This patient once was misdiagnosed as AQP4-IgG-negative neuromyelitis optica spectrum disorders (NMOSD) because of a positive serological result for MOG-IgG, while lack of AQP4-IgG. However, the patient presented with isolated ON, and lacked dissemination in space; brain MRI only showed the corresponding demyelinating lesions in left optic nerve without optic chiasm, and no extra specific lesions were reported in the cerebrum; MRI of the spinal cord only reported an isolated short segment lesion instead of three or more vertebral segments. According to the international consensus diagnostic criteria for NMOSD, revised by international panel for NMO diagnosis (IPND) in 2015 [5], the clinical and imaging manifestations in this case do not actually support the diagnosis of AQP4-IgG-negative NMOSD. Excepting the common clinical presentations, such as acute decrease of visual acuity, periocular pain, and visual field deficits, it is worth noting that this patient’s swollen optic disc showed linear retinal hemorrhage, but AQP4 related NMOSD rarely manifests as optic disc bleeding [6]. In addition, it is reported that similar as AQP4-IgG-positive NMOSD, AQP4-IgG-negative NMOSD often involves cervical-thoracic spinal cord lesions, while MOG-IgG-positive MRI often involves lower spinal cord segments lesions as well as the conus lesion [6]. The corresponding sphincter and erectile disturbance may occur concurrently with acute CNS injury. Unfortunately, with no obvious clinical manifestations, the patient rejected the spinal cord MRI examination of the lumbosacral region, so we could not obtain relevant reference evidence.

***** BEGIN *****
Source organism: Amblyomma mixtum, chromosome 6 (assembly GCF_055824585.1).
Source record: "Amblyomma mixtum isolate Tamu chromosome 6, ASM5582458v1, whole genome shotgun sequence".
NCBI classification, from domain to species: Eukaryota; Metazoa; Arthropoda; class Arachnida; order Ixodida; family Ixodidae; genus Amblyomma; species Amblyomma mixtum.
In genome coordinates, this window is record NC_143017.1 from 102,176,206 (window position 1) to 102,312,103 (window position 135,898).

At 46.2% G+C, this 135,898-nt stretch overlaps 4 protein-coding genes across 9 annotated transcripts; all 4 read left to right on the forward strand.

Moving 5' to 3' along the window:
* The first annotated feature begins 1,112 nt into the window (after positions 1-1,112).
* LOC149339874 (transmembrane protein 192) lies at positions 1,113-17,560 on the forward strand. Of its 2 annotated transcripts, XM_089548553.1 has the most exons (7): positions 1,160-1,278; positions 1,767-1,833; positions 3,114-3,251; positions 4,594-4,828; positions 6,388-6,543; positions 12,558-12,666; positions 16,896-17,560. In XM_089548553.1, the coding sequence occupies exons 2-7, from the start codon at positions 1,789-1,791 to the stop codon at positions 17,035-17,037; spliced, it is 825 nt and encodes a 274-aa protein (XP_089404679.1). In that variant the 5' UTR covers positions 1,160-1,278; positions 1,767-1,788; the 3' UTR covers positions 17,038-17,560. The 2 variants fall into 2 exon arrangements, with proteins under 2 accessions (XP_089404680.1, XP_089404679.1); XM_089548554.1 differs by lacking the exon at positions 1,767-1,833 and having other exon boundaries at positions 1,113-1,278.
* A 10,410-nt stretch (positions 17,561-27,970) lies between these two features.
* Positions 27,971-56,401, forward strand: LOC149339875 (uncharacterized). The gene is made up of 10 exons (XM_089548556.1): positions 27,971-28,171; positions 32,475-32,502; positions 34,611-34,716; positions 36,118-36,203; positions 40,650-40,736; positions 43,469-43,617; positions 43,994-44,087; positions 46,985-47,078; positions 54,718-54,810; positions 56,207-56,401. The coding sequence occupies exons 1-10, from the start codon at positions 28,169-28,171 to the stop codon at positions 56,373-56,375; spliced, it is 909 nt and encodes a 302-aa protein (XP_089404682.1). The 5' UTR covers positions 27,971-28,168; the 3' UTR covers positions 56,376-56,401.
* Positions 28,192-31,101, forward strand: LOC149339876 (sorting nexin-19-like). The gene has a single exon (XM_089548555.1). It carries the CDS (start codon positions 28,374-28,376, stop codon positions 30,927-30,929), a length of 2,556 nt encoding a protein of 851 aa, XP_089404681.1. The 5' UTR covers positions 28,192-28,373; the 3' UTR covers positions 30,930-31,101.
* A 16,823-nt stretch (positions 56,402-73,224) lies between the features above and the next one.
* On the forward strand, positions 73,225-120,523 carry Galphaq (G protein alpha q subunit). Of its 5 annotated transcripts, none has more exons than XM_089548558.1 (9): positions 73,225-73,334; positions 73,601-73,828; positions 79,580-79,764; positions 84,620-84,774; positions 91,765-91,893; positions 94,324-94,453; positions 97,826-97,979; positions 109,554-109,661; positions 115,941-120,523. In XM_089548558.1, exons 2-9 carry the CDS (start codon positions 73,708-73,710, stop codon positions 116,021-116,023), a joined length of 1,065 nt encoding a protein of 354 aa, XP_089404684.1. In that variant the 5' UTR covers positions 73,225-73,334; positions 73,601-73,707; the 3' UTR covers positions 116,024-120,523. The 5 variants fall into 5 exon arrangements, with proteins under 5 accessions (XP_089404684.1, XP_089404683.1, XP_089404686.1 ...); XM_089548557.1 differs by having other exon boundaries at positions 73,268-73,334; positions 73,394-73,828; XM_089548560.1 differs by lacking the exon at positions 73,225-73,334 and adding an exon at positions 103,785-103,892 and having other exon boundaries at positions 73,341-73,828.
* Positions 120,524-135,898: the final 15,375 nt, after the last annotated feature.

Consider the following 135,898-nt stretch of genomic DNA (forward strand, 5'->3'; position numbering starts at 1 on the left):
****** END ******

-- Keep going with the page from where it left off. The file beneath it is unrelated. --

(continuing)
According to international recommendations of MOG encephalomyelitis (2018), the clinical, imaging presentations of acute optic neuritis, MOG-IgG seropositive, and the evidence of T cell activation, all met the diagnostic criteria of MOG-EM [3, 4]. However, the recommendations also mentioned some atypical “red flags” which challenged the MOG-EM diagnose. Thus, several laboratory results of this patient really need to be vigilant. First, MOG-IgG titers was barely above the assay-specific cut-off, and the clinical picture on brain MRI was atypical. Second, rubella and herpes simplex virus were positive in TORCH test, in which condition was suggested that multiple sclerosis (MS) should be considered. However, In comparison with the MS criteria (2017) [7], Dawson’s finger-type or round/oval or juxtacortical U fiber lesion found on brain MRI of MS patients, are lacked in typical MOG-IgG-positive patients; cerebrospinal fluid (CSF)-specific oligoclonal bands, indicating a diagnosis of MS, is also absent in MOG-IgG-positive patients; moreover, MOG-IgG itself is extremely rare in adults with MS. Thus, the evidences in this case does not fulfill the MS diagnosis criteria. After about 6 months of oral steroid therapy, there was no increase or decrease in the re-tested MOG-IgG titer level (still 1:10), assayed by another CBA method. By comprehensive analysis, the diagnosis as “possible MOG-EM”, suggested in the recommendations, was given.